After returning from a Part L CPD course recently (a further 60% improvement on 2008 standards occurred on December 2nd), it got me thinking about the changes that have occurred since I set out on my architectural career, the subject choices I made at A level and as I’m a keen cyclist I’ve intertwined a little relevant bit from David Millar’s excellent book ‘Racing Through the Dark‘.
Well, as some of you may know, my father was a mathematics and computing lecturer at Chelsea College and then at Kings College, London and I think a little bit of his heart broke when I decided to pullout of my Physics A’level after only doing a few weeks. As only a teenage boy can be at that age I was resolute in my determination that the three A levels would be enough (Art,Maths and Chemistry as you’re asking) and that the combination of the arts and sciences would be an ideal combination for my career choice since a little boy of Architect. And for many years, this would have been ideal advice to any budding potential architecture student and the the A levels I took saw me through the architecture course without problem.
OK, so now fast forward thirty years and consider what I am now doing as an architect in the West of Ireland; I’m designing houses to the Passive House (Passivhaus) standard where guess what rules the roost ,yup you guessed, it Physics!
Now, I did do A level Maths so I’m not averse to a few hard equations but if I did physics too, my guess is that I’d find the PassivHaus calculations (PHPP is the design software) a little easier.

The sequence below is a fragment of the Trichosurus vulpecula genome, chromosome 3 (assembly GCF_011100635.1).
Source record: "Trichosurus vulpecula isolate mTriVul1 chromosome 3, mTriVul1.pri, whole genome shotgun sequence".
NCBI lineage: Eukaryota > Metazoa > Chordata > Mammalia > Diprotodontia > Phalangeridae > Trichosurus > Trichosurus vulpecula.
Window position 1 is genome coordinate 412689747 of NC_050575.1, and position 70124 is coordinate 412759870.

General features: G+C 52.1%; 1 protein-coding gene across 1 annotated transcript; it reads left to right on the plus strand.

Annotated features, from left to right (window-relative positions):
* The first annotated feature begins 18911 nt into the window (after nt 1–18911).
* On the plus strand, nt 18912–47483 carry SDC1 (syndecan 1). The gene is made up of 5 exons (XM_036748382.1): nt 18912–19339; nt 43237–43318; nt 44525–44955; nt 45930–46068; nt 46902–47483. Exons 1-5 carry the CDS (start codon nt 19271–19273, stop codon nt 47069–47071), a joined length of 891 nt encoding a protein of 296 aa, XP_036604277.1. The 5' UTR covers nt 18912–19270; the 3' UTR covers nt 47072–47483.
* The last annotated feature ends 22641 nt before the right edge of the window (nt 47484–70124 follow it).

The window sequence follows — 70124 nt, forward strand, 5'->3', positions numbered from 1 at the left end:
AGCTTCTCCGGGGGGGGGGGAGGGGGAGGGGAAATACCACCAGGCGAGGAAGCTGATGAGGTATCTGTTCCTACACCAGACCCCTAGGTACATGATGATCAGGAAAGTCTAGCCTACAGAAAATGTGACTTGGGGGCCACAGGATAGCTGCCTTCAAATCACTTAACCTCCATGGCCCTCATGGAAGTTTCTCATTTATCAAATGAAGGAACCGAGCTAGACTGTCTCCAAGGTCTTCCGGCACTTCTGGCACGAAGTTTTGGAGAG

So, where does pro-cyclist David Millar come into this? Well in his excellent book ‘Racing Through the Dark‘; a highly recommended book on pro-cycling,doping and turning it all around – a perfect stocking filling Christmas book !).
David recounts a story where he has similar choices to be made over his father suggesting dropping French with “It’s not something your ever going to use in the future,is it?” and then a few years later David is living in a remote French village as a pro-cyclist unable to order a coffee or baguette.
The interesting thing with both of these two stories is although it would have made life easier to have done physics in my case or French in David Millars; we both have moved on from the disadvantage and continued in our respective careers.
So there you go, advice for students; be careful about your subject choices as they can make life more or less difficult in future, but if you do get them wrong, don’t worry- you’ll just have to work a little harder later!
Comments as always welcome…